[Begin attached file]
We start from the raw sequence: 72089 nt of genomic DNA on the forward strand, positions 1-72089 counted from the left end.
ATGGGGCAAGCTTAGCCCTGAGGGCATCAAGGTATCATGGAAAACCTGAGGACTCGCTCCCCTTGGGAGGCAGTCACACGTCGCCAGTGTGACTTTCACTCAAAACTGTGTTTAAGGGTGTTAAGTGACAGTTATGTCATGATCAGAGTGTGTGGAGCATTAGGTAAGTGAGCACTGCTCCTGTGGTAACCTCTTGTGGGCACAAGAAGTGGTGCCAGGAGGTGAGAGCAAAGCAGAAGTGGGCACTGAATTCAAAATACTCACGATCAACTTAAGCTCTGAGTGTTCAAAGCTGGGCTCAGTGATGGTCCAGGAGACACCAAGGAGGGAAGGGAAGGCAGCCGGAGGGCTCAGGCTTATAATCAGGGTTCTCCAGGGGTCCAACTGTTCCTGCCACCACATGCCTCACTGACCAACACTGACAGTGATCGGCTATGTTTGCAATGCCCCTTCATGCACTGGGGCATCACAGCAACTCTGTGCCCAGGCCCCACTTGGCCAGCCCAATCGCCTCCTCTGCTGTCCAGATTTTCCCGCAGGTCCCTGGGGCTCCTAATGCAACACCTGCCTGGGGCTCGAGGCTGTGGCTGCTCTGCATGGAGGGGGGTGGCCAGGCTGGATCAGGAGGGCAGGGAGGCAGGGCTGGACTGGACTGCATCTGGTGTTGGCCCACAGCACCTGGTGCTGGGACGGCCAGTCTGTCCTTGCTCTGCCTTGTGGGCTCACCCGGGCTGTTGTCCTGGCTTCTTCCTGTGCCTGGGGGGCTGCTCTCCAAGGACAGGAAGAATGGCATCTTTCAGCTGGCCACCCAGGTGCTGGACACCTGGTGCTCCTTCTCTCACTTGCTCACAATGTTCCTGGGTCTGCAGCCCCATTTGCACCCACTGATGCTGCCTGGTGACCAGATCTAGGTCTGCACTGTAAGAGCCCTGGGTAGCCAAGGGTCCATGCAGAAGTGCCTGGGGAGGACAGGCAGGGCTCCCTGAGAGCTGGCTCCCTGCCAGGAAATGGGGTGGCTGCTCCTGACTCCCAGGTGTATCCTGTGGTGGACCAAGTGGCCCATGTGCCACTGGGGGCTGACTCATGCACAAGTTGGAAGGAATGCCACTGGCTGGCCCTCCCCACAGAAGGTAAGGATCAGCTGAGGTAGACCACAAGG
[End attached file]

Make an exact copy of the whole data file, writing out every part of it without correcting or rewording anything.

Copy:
We start from the raw sequence: 72089 nt of genomic DNA on the forward strand, positions 1-72089 counted from the left end.
ATGGGGCAAGCTTAGCCCTGAGGGCATCAAGGTATCATGGAAAACCTGAGGACTCGCTCCCCTTGGGAGGCAGTCACACGTCGCCAGTGTGACTTTCACTCAAAACTGTGTTTAAGGGTGTTAAGTGACAGTTATGTCATGATCAGAGTGTGTGGAGCATTAGGTAAGTGAGCACTGCTCCTGTGGTAACCTCTTGTGGGCACAAGAAGTGGTGCCAGGAGGTGAGAGCAAAGCAGAAGTGGGCACTGAATTCAAAATACTCACGATCAACTTAAGCTCTGAGTGTTCAAAGCTGGGCTCAGTGATGGTCCAGGAGACACCAAGGAGGGAAGGGAAGGCAGCCGGAGGGCTCAGGCTTATAATCAGGGTTCTCCAGGGGTCCAACTGTTCCTGCCACCACATGCCTCACTGACCAACACTGACAGTGATCGGCTATGTTTGCAATGCCCCTTCATGCACTGGGGCATCACAGCAACTCTGTGCCCAGGCCCCACTTGGCCAGCCCAATCGCCTCCTCTGCTGTCCAGATTTTCCCGCAGGTCCCTGGGGCTCCTAATGCAACACCTGCCTGGGGCTCGAGGCTGTGGCTGCTCTGCATGGAGGGGGGTGGCCAGGCTGGATCAGGAGGGCAGGGAGGCAGGGCTGGACTGGACTGCATCTGGTGTTGGCCCACAGCACCTGGTGCTGGGACGGCCAGTCTGTCCTTGCTCTGCCTTGTGGGCTCACCCGGGCTGTTGTCCTGGCTTCTTCCTGTGCCTGGGGGGCTGCTCTCCAAGGACAGGAAGAATGGCATCTTTCAGCTGGCCACCCAGGTGCTGGACACCTGGTGCTCCTTCTCTCACTTGCTCACAATGTTCCTGGGTCTGCAGCCCCATTTGCACCCACTGATGCTGCCTGGTGACCAGATCTAGGTCTGCACTGTAAGAGCCCTGGGTAGCCAAGGGTCCATGCAGAAGTGCCTGGGGAGGACAGGCAGGGCTCCCTGAGAGCTGGCTCCCTGCCAGGAAATGGGGTGGCTGCTCCTGACTCCCAGGTGTATCCTGTGGTGGACCAAGTGGCCCATGTGCCACTGGGGGCTGACTCATGCACAAGTTGGAAGGAATGCCACTGGCTGGCCCTCCCCACAGAAGGTAAGGATCAGCTGAGGTAGACCACAAGG